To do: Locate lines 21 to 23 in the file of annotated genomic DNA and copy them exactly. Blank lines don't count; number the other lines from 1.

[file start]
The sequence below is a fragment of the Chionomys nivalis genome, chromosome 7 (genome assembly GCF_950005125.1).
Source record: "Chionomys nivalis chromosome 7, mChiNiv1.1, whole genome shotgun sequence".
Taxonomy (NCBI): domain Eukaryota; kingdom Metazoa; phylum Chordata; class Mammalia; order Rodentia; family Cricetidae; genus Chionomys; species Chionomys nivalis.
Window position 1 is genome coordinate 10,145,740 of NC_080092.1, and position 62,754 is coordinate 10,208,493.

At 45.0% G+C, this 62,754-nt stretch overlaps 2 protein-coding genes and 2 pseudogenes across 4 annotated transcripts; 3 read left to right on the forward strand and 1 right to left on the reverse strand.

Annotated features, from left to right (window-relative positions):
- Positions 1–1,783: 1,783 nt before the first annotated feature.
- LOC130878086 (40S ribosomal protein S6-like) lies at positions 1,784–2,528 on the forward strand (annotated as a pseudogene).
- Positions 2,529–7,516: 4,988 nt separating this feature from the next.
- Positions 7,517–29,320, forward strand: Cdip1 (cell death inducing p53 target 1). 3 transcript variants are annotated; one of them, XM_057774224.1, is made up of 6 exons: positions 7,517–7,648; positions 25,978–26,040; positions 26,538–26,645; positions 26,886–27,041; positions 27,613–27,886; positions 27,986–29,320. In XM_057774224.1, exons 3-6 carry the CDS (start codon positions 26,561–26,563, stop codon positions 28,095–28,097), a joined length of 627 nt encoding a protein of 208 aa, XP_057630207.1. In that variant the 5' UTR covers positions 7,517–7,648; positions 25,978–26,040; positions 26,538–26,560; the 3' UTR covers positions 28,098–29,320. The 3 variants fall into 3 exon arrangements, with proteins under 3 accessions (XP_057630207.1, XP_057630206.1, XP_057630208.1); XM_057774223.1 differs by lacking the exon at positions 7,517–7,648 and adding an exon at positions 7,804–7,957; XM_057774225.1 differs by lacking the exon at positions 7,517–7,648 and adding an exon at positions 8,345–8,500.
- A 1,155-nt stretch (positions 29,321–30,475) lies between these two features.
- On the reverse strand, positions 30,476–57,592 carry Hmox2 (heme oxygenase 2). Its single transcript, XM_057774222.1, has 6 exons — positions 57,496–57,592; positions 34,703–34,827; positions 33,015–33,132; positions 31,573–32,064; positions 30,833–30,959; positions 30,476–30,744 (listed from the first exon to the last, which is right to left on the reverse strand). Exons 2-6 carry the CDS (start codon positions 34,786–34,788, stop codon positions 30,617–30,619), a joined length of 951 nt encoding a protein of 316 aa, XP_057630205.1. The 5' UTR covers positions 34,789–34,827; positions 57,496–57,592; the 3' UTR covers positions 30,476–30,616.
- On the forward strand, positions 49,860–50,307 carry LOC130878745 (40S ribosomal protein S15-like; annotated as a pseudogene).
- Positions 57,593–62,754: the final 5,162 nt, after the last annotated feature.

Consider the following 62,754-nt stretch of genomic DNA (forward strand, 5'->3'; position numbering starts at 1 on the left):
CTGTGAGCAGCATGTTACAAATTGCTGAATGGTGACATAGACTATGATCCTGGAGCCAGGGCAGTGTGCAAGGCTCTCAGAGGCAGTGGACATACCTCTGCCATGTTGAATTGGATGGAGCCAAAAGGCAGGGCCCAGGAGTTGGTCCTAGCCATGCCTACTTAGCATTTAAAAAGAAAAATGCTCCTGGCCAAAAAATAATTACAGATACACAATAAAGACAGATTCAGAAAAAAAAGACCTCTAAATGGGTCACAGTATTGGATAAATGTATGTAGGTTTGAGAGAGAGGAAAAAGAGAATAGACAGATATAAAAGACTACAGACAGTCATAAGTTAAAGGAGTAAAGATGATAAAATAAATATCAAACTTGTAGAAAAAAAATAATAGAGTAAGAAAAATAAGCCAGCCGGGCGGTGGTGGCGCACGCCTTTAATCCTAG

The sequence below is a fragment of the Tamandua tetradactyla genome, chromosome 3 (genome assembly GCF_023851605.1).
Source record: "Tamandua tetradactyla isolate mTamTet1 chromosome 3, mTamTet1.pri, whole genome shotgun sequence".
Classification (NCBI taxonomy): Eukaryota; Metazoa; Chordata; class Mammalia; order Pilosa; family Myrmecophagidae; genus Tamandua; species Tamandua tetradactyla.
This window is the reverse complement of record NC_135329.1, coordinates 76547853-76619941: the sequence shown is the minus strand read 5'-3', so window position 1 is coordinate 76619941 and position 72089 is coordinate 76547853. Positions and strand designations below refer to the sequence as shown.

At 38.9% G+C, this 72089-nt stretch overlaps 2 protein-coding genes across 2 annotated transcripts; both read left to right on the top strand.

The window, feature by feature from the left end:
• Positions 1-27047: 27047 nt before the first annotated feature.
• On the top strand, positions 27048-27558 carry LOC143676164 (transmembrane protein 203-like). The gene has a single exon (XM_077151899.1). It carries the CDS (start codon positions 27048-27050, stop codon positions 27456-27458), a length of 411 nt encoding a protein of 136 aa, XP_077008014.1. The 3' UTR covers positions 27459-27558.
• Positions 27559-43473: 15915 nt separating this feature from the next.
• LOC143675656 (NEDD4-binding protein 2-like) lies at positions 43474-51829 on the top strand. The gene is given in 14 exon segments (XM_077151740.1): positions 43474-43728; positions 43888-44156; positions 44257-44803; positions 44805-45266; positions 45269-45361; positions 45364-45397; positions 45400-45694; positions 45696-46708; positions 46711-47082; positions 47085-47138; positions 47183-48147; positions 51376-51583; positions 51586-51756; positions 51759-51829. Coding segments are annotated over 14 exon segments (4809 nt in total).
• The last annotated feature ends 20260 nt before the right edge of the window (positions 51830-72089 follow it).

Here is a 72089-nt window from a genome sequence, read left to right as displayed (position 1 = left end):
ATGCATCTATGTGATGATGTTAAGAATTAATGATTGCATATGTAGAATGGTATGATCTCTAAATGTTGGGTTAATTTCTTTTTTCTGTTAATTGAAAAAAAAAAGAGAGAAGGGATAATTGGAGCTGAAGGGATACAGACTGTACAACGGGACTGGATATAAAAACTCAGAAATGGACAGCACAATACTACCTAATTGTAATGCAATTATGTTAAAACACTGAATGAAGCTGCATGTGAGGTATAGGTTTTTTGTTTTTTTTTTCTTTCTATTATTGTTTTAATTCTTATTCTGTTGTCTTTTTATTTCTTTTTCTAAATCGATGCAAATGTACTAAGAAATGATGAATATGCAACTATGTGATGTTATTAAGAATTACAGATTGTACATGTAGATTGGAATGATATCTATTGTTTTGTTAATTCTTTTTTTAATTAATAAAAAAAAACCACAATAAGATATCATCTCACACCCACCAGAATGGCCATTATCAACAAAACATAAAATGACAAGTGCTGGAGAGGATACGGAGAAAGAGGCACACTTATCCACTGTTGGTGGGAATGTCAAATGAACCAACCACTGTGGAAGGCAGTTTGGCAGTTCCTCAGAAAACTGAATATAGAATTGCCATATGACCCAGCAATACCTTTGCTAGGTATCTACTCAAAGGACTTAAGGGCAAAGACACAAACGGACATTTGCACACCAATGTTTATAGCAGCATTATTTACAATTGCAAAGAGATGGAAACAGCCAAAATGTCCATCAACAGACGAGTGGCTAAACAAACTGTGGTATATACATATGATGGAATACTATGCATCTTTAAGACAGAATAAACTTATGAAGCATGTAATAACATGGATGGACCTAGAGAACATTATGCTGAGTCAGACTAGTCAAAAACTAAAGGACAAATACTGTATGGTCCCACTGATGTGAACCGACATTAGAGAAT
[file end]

At 38.9% G+C, this 72089-nt stretch overlaps 2 protein-coding genes across 2 annotated transcripts; both read left to right on the top strand.

The window, feature by feature from the left end:
• Positions 1-27047: 27047 nt before the first annotated feature.